Random Samples

Science  30 Jan 2009:
Vol. 323, Issue 5914, pp. 565


    Bees have good memories and can prioritize tasks. So biologist Jürgen Tautz of the University of Würzburg in Germany and colleagues decided to check out their ability to subitize—estimate small quantities at glance. They trained several groups of bees to fly through a Y-shaped maze. After being shown a sample picture with two dots, the bees had to choose whether to approach a two-dot pattern or one with three dots.

    With repetition and a sugary reward, bees achieved a success rate of about 80%. When patterns were made more complex, most bees were still able to learn the difference between two and three, and between three and four. Beyond that, they failed to make distinctions, the researchers reported 28 January in PLoS One.

    Tautz finds the division between “up to 4” and “a lot” intriguing, as it is mirrored in many human cultures. For biologist Lars Chittka of Queen Mary, University of London, the study shows that “even simple animals don't just associate visual signals with rewards but can extract [quantitative] features” from them.


    In a marriage of particle physics and meteorology, researchers say they've linked atmospheric temperature changes with high-energy particles measured deep underground.

    Cosmic rays collide with the atmosphere to produce mesons, which then decay into muons that penetrate deep into Earth. Mesons are destroyed if they interact, so an increase in temperature—and the resultant expansion of the atmosphere—gives them space to avoid collisions and become muons.

    Researchers at two U.K. organizations, the National Centre for Atmospheric Science, based at the University of Oxford, and the Science and Technology Facilities Council, noticed upticks in winter muon rates at a cosmic-ray detector located in an old northern Minnesota mine. They linked the increases—and the inferred temperature increases—to a Northern Hemisphere winter phenomenon called sudden stratospheric warming (SSW). That makes them the first to use cosmic-ray detection, rather than satellites and weather balloons, to identify abrupt weather events. SSWs can modify winter weather and help slow ozone-destroying reactions.

    Meteorologist Andrew Charlton-Perez of the University of Reading in the United Kingdom says the research, reported 21 January in Geophysical Research Letters, shows that particle physics can help understanding of specific climate events. “I think it's a very interesting look from left field,” he says. Physicist Karen Aplin of the Rutherford Appleton Laboratory in the U.K. adds that scientists may now be able to use historical cosmic-ray data to understand earlier atmospheric conditions.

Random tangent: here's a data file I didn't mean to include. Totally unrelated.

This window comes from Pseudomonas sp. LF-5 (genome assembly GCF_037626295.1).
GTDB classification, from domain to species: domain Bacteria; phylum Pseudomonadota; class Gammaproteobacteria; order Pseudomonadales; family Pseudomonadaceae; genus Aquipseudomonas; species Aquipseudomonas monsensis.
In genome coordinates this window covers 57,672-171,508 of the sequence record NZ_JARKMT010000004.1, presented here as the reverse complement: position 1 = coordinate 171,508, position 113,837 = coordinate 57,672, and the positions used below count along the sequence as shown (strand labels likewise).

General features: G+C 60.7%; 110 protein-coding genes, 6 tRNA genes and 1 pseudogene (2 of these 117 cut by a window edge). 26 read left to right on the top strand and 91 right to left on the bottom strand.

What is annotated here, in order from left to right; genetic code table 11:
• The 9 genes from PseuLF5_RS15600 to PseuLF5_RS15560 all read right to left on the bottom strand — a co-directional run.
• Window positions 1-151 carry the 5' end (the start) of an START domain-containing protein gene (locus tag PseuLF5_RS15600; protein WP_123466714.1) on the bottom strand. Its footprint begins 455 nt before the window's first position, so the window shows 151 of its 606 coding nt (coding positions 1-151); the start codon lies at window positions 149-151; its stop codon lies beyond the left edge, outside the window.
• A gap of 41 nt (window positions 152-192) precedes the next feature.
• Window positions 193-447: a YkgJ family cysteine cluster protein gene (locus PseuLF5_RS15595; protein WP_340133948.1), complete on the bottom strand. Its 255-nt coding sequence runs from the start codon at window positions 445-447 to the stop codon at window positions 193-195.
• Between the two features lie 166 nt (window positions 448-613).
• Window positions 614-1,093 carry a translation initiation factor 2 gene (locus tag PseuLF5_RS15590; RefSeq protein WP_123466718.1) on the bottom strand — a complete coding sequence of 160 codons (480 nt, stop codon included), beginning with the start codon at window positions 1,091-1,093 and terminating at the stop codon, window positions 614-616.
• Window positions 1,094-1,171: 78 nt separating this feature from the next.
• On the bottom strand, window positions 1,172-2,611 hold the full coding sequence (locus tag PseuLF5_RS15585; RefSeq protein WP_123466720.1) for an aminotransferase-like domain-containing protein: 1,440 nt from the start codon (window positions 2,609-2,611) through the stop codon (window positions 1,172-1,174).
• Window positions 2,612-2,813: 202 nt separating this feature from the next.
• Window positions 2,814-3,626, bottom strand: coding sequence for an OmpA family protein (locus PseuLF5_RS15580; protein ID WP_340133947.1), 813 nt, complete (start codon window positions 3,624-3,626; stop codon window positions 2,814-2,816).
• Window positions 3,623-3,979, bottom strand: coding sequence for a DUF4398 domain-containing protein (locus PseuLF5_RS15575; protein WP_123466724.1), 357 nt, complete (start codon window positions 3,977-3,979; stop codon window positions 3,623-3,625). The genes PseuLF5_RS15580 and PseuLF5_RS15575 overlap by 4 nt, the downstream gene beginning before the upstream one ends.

Diagnosed cases of autism in California rose by a whopping 600% between 1990 and 2003, according to a new study from the University of California, Davis, in this month's issue of Epidemiology. Epidemiologist Irva Hertz-Picciotto and colleagues reviewed records of 26,761 children to estimate how much of the increase is real and how much is owing to factors such as broadened definitions of the disorder and increased public awareness. They concluded that only about one-third of the increase could be attributed to such factors.


    Others say it's still not clear whether autism is on the rise. The Davis study “cannot demonstrate the increase is real,” says epidemiologist Eric Fombonne of McGill University in Canada, in part because it pays scant heed to “diagnostic substitution”—the fact that children formerly diagnosed as retarded or learning disabled are now being called autistic.


    In a piece of old-fashioned sleuthing, a U.K. archaeologist believes he has found evidence of the first known use of chemical warfare.

    In 256 C.E., the Roman garrison in the city of Dura-Europos, Syria, was under siege from the Sasanian Persian Empire. Excavations in the 1920s revealed a grisly scene: a Persian siege mine intercepted by a Roman countermine at the entrance to which lay the skeletons of 20 armored Romans.


    Mystery has always surrounded how the Romans died in a space too small to wield a sword and why they were all clumped together. Simon James of the University of Leicester in the United Kingdom thinks he has the answer: a jar of bitumen and sulfur crystals, believed to have been used to start a fire and collapse the Roman tunnel. These chemicals also produce clouds of choking gases. James thinks the Persians had prepared a “nasty surprise” for the Romans when they broke through, throwing chemicals on their fires and using bellows to suffocate their attackers. They then piled up the Romans to wall off the tunnel.

    “It's a dramatic story and derived totally through archaeology. There's no written record of these events,” says James, who reported his conclusion at the annual meeting of the Archaeological Institute of America this month.

    Dura-Europos ultimately fell to the Persians, was sacked, and lay forgotten until the last century.

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